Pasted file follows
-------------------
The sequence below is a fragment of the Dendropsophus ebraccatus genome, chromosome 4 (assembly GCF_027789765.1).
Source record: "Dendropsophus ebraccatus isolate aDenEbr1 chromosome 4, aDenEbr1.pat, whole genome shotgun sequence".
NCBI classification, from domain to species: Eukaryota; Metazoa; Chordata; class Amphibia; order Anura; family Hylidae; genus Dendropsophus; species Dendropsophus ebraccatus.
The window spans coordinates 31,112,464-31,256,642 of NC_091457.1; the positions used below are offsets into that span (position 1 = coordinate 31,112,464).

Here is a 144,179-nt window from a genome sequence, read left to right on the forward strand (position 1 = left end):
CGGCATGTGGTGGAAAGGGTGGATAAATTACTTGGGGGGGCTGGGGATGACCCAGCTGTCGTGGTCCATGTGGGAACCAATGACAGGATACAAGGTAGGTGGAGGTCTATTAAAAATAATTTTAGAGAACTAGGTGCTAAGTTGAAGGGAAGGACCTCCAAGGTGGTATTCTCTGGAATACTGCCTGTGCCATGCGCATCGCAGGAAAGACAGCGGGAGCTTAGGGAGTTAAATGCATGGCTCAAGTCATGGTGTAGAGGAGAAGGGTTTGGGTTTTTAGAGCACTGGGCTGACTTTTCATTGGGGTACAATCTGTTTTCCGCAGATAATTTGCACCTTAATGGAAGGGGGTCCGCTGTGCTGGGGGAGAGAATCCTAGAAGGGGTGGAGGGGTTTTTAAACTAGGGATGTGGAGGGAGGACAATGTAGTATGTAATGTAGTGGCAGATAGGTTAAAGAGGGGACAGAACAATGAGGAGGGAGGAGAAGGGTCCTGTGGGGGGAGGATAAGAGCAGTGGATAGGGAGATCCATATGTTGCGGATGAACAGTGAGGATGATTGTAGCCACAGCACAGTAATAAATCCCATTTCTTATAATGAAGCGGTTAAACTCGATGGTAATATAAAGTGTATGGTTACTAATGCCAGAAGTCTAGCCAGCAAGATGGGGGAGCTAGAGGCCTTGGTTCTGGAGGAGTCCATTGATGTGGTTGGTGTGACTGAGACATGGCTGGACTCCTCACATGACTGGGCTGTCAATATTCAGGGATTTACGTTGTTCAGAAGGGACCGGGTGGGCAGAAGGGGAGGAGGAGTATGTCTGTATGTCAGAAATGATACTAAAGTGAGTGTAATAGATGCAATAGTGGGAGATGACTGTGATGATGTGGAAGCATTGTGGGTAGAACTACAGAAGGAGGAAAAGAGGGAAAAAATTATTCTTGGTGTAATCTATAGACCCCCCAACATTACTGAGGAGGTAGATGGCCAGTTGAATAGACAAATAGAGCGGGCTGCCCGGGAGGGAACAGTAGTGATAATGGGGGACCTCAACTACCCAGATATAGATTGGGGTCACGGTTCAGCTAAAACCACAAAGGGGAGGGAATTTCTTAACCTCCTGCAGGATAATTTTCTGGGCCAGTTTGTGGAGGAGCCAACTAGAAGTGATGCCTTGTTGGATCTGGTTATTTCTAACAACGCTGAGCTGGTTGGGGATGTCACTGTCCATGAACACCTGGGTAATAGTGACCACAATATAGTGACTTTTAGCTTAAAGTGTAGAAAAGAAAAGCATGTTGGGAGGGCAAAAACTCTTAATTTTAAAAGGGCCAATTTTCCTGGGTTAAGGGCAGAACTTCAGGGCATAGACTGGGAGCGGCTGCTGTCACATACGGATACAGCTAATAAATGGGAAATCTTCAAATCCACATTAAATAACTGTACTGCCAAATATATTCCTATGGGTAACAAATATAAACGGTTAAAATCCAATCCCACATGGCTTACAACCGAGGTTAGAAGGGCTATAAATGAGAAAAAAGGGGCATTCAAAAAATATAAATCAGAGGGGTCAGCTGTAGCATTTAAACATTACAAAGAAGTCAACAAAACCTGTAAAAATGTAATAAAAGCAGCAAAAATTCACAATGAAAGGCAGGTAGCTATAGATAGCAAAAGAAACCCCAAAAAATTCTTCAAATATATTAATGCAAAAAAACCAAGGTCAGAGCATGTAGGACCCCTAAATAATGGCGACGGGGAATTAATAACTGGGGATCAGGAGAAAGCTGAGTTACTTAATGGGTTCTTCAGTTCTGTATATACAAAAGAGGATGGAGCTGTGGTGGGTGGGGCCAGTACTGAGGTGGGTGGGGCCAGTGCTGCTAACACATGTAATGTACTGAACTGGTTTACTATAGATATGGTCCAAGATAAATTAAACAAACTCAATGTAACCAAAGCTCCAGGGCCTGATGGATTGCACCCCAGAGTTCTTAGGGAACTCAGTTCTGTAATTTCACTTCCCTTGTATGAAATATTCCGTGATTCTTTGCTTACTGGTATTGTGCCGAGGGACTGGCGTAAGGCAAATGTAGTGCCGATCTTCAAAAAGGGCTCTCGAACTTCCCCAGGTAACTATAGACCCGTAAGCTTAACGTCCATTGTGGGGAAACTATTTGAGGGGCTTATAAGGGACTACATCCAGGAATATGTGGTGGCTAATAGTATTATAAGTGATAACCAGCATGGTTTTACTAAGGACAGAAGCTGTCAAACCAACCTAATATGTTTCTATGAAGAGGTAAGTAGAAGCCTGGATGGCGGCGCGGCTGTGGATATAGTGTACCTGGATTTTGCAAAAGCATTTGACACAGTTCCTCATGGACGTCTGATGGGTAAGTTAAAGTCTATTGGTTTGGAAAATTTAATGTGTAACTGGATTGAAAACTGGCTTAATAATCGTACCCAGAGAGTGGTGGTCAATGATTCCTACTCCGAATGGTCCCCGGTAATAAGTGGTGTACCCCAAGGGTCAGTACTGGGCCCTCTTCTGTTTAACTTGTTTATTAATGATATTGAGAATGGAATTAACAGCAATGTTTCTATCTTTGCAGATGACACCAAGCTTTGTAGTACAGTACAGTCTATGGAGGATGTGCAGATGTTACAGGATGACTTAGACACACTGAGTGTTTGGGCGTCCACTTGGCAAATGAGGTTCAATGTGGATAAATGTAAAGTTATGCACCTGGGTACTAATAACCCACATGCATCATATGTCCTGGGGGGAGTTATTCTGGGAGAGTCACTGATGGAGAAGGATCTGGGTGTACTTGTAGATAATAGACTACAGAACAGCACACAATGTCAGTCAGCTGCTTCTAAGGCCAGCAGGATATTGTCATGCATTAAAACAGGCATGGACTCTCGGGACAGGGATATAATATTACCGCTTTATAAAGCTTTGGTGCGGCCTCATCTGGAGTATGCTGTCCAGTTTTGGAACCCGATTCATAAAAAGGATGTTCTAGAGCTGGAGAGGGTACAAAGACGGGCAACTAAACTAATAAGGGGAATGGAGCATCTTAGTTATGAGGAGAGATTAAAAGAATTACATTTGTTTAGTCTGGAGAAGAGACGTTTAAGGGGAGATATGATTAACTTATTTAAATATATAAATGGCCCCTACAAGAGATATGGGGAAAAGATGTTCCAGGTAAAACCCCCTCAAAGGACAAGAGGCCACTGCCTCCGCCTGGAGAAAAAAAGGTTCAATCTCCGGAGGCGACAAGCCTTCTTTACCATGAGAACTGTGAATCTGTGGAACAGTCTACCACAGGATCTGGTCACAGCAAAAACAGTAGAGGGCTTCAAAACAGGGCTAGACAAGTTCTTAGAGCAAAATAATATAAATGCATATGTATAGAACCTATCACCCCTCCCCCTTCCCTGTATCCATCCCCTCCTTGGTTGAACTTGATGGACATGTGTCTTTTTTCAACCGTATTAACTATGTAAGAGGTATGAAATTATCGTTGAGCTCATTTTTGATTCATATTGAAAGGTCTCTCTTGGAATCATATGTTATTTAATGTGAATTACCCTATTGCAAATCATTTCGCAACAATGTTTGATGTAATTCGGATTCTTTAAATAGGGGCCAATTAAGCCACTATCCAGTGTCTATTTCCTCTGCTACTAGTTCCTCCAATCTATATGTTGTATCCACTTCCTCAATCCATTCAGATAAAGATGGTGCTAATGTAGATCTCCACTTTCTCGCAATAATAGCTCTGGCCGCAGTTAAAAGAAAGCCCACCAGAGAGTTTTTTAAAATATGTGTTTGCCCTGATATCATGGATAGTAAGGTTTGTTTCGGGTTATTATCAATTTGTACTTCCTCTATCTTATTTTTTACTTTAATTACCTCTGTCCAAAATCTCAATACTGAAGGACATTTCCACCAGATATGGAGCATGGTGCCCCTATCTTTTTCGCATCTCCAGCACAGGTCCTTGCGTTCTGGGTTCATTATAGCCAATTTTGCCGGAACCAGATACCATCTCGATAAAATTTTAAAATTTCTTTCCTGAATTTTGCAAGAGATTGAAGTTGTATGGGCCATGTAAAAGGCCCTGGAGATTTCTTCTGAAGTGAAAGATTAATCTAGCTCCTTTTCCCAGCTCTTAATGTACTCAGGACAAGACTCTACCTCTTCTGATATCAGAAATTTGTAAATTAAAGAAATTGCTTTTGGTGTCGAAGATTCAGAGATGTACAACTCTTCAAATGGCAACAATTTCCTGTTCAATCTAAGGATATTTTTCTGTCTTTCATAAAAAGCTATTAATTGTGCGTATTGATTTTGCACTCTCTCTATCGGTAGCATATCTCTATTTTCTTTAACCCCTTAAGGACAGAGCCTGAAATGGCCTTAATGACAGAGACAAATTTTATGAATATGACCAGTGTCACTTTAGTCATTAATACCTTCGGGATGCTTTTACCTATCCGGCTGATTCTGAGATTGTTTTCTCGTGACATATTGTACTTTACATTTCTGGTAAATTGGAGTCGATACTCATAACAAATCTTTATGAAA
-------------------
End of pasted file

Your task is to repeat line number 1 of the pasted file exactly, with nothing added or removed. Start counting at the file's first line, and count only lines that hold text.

The sequence below is a fragment of the Dendropsophus ebraccatus genome, chromosome 4 (assembly GCF_027789765.1).